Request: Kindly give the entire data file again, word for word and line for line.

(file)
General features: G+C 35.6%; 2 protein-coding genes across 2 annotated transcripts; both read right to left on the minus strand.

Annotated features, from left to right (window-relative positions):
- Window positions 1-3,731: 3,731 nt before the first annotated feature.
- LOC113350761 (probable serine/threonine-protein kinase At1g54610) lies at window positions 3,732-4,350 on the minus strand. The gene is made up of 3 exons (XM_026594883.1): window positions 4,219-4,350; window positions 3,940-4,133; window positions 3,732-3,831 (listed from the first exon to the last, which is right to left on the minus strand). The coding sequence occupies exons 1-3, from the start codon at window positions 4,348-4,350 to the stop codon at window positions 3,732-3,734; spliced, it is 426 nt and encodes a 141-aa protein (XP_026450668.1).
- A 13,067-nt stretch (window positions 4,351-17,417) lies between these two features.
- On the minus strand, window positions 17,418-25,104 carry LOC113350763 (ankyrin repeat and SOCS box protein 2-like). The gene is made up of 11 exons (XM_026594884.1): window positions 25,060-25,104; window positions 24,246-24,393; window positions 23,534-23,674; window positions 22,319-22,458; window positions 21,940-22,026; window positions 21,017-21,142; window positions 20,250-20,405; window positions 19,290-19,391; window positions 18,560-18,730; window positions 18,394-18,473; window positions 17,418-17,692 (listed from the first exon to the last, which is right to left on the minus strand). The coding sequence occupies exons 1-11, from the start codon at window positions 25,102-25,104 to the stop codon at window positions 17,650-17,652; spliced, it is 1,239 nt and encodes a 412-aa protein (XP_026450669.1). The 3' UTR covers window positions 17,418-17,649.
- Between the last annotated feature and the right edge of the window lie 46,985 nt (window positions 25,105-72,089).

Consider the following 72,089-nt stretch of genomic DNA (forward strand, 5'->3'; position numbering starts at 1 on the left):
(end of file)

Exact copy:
General features: G+C 35.6%; 2 protein-coding genes across 2 annotated transcripts; both read right to left on the minus strand.

Annotated features, from left to right (window-relative positions):
- Window positions 1-3,731: 3,731 nt before the first annotated feature.
- LOC113350761 (probable serine/threonine-protein kinase At1g54610) lies at window positions 3,732-4,350 on the minus strand. The gene is made up of 3 exons (XM_026594883.1): window positions 4,219-4,350; window positions 3,940-4,133; window positions 3,732-3,831 (listed from the first exon to the last, which is right to left on the minus strand). The coding sequence occupies exons 1-3, from the start codon at window positions 4,348-4,350 to the stop codon at window positions 3,732-3,734; spliced, it is 426 nt and encodes a 141-aa protein (XP_026450668.1).
- A 13,067-nt stretch (window positions 4,351-17,417) lies between these two features.
- On the minus strand, window positions 17,418-25,104 carry LOC113350763 (ankyrin repeat and SOCS box protein 2-like). The gene is made up of 11 exons (XM_026594884.1): window positions 25,060-25,104; window positions 24,246-24,393; window positions 23,534-23,674; window positions 22,319-22,458; window positions 21,940-22,026; window positions 21,017-21,142; window positions 20,250-20,405; window positions 19,290-19,391; window positions 18,560-18,730; window positions 18,394-18,473; window positions 17,418-17,692 (listed from the first exon to the last, which is right to left on the minus strand). The coding sequence occupies exons 1-11, from the start codon at window positions 25,102-25,104 to the stop codon at window positions 17,650-17,652; spliced, it is 1,239 nt and encodes a 412-aa protein (XP_026450669.1). The 3' UTR covers window positions 17,418-17,649.
- Between the last annotated feature and the right edge of the window lie 46,985 nt (window positions 25,105-72,089).

Consider the following 72,089-nt stretch of genomic DNA (forward strand, 5'->3'; position numbering starts at 1 on the left):